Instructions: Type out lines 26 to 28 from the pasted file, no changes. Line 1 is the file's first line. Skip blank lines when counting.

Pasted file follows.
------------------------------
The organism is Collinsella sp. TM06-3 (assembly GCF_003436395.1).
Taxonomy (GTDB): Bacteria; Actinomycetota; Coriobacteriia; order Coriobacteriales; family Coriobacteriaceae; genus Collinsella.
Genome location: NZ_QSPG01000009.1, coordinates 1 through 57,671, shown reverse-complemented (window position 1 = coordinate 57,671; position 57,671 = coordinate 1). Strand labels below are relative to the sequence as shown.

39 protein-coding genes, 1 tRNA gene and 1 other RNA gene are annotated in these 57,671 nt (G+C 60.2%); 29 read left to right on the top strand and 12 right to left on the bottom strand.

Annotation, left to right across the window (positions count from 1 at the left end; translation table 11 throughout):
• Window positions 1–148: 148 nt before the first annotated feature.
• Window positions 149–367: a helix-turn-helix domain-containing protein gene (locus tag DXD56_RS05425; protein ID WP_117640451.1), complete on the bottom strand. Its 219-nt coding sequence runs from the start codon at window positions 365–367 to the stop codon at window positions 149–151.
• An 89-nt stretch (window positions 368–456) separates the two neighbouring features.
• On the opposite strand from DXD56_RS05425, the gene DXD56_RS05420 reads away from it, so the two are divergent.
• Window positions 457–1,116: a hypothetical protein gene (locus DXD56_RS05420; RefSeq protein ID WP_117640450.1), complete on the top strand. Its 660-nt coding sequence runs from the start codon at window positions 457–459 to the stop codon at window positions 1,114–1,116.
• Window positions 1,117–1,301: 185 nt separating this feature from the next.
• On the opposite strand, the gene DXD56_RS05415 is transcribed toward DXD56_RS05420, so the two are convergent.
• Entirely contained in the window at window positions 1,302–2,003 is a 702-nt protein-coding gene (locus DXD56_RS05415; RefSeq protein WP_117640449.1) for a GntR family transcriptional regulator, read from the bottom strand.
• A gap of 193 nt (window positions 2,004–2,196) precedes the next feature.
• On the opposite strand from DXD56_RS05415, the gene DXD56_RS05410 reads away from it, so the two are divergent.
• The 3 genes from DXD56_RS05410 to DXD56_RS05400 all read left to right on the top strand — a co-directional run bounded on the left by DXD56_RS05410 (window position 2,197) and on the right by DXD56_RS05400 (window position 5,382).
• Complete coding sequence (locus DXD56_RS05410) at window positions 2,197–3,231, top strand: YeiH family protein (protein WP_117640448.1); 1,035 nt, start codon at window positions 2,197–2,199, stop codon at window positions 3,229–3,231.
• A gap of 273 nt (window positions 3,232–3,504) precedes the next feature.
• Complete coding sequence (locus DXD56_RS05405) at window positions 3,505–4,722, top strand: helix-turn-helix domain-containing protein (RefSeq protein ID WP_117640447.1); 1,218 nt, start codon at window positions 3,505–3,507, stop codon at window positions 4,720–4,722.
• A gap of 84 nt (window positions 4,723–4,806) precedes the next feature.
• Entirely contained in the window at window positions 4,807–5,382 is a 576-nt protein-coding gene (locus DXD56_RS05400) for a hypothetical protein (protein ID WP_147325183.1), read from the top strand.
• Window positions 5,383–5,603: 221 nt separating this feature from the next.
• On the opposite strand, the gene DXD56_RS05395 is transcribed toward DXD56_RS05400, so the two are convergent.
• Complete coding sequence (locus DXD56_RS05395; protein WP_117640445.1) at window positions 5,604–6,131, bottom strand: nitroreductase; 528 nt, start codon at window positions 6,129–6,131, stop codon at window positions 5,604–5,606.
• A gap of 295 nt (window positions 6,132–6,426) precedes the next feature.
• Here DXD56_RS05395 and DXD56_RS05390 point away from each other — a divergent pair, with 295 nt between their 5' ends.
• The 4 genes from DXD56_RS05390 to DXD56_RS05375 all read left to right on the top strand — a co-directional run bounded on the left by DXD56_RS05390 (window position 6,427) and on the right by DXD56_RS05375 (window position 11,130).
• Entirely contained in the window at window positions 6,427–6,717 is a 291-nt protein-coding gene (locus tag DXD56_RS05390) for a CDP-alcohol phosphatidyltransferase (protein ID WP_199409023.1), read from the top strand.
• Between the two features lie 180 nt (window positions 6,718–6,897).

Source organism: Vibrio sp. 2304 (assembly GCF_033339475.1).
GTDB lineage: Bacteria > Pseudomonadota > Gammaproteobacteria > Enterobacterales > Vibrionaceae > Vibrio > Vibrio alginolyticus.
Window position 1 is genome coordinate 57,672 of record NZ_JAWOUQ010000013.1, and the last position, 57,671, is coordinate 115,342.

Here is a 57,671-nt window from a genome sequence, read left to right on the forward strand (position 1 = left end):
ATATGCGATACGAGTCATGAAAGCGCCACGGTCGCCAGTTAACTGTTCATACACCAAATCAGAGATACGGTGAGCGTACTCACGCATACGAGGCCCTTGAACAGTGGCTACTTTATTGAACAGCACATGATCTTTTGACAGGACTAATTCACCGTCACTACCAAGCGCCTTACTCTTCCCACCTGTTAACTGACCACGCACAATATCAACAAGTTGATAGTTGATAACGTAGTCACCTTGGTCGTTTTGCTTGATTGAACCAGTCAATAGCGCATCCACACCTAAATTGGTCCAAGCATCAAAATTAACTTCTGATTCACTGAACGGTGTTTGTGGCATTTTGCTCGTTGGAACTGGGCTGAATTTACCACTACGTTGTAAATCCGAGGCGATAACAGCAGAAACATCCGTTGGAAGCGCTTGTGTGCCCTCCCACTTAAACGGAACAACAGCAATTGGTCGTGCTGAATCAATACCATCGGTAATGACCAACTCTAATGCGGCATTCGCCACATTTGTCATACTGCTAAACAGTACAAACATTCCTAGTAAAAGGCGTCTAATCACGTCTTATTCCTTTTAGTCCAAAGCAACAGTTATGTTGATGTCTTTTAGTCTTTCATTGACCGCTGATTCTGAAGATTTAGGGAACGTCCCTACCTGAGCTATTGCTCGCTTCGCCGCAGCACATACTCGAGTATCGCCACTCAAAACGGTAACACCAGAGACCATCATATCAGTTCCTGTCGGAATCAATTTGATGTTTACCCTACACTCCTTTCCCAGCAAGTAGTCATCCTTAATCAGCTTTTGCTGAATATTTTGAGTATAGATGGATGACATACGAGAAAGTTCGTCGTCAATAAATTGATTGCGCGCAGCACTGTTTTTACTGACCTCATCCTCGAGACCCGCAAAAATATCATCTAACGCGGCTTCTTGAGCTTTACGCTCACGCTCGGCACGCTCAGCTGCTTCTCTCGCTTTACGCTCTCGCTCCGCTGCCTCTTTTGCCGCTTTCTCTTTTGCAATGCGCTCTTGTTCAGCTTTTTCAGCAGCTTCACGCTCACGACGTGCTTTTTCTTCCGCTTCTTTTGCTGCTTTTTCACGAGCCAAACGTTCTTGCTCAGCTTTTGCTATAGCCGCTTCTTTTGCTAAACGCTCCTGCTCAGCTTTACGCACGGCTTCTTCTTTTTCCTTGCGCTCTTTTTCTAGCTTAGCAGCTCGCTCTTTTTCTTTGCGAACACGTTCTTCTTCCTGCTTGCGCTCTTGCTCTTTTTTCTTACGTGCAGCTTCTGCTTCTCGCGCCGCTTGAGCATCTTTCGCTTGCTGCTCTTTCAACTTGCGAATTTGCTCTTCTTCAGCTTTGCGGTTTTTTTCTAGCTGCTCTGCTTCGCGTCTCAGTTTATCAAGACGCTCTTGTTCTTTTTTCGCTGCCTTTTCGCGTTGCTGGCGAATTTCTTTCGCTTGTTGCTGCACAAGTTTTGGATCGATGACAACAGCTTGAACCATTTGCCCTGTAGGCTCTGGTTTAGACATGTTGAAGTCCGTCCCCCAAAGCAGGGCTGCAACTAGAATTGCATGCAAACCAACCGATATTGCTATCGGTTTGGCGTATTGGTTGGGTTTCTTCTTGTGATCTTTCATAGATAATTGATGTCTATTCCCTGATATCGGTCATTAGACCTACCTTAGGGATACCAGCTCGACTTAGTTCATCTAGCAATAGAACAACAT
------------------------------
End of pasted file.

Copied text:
• Here DXD56_RS05395 and DXD56_RS05390 point away from each other — a divergent pair, with 295 nt between their 5' ends.
• The 4 genes from DXD56_RS05390 to DXD56_RS05375 all read left to right on the top strand — a co-directional run bounded on the left by DXD56_RS05390 (window position 6,427) and on the right by DXD56_RS05375 (window position 11,130).
• Entirely contained in the window at window positions 6,427–6,717 is a 291-nt protein-coding gene (locus tag DXD56_RS05390) for a CDP-alcohol phosphatidyltransferase (protein ID WP_199409023.1), read from the top strand.